The Bigger Ephemera World: The Ephemera Society (ES), United Kingdom – Wendi Bradshaw
Within the top banner of the home page of “The Ephemera Society” ephemera-society.org.uk is an image of the great diarist Samuel Pepys (1633 – 1703), and in the section About us they explain that Pepys was probably the first real ephemerist, due to his collection of “trade cards, board games and labels as well as ballads and other street literature’. Although not referred to in Pepys’ diary, these items are in a collection of over 1,000 items within two large albums housed at the Magdalene College, Cambridge. An impressive inspiration for such a society.
In the introduction ES explain the intent to educate and promote the conservation of both printed and handwritten ephemera, going on to define what items the term covers. This includes items similar to those ESA members would be familiar with, and a quote from the society’s founder, Maurice Richard confirms these as “the minor transient documents of everyday life”. There is an allusion here to the more ordinary, especially for the handwritten scraps that may have an even greater ephemeral transience than printed material. As with the American and Australian societies, ES suggest the appeal for collectors are guided by interest of a particular trade, hobby or profession with many being concerned with social and graphic history. Ultimately, they state, many ephemera collectors enjoy collecting “simply as evocative reminders of the past”.
ES produce a quarterly journal, The Ephemerist, which contains member as well as academic article contributions. International subscriber membership for the “Rest of the world” members is £60 p.a. – $110 AUS.
The website has a dealer-member page, which is a list of individual business/collectors who collect or trade in ephemera; there are 11 links to the sites of traders in games, rare books, manuscripts, diaries, posters, journals, maps and even a collector dealing in passports.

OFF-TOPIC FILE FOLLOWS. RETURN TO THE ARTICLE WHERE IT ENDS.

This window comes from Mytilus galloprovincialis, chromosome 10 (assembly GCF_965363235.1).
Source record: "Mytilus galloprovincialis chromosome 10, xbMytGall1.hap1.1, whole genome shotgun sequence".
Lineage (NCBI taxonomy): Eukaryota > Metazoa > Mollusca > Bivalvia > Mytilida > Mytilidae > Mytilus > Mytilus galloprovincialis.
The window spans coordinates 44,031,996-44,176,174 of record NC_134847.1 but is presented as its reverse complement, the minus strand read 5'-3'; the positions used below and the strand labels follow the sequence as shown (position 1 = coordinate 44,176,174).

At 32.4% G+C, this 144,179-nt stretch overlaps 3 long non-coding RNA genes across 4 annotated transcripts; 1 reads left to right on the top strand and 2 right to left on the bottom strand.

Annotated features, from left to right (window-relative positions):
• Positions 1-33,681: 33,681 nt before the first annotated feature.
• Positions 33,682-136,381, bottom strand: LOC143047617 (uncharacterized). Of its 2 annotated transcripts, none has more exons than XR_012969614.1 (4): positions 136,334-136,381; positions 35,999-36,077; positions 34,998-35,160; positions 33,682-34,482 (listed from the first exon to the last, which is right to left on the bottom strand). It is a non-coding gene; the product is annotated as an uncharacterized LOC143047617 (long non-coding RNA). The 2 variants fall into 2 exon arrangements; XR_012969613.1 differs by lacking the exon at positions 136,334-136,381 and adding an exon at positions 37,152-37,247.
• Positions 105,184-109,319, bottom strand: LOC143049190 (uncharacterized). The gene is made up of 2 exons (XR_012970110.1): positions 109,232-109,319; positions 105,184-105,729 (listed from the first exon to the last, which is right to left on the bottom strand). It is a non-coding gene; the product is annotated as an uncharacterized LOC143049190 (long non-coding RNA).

Within the News tab is a summary of the current The Ephemerist issue which includes articles about Sumner’s paper bag; a collection of shipping cargo notices; and a study of airline menus. Also within the News tab are brief segments of local exhibitions and recently published books, including brief reviews.
The Events tab documents upcoming fairs and exhibitions run by the ES or independent exhibitors; the Links tab contains a substantial list of other member affiliates, actual communities of ephemera collectors. The ESA is listed, along with libraries, book collecting sites and specific interest categories. All up, over 80 links to affiliative organisations are available to anyone who accesses the site.
The current Item of the Month tab displays a set of 1930s posters with accompanying description, and a side bar lists previous Items. The Articles tab has a fascinating discussion with beautiful imagery of bookplates – and I would recommend anyone with such an interest to check it out, as further discussion here would not do justice to the visual and theoretical content. There is a side bar here with links detailing previous Articles. Topics include: funeralia, vintage radios, Art Deco, car park tickets and film ephemera.
All members are encouraged to check-out The Ephemera Society site. As an organisation whose country has a longer ephemeral past than ours, regular research into the activities and articles offers incredible and valuable supplementary potential to any ephemera collections begun or established here in the Antipodes.
The Ephemera Society – ephemera-society.org.uk
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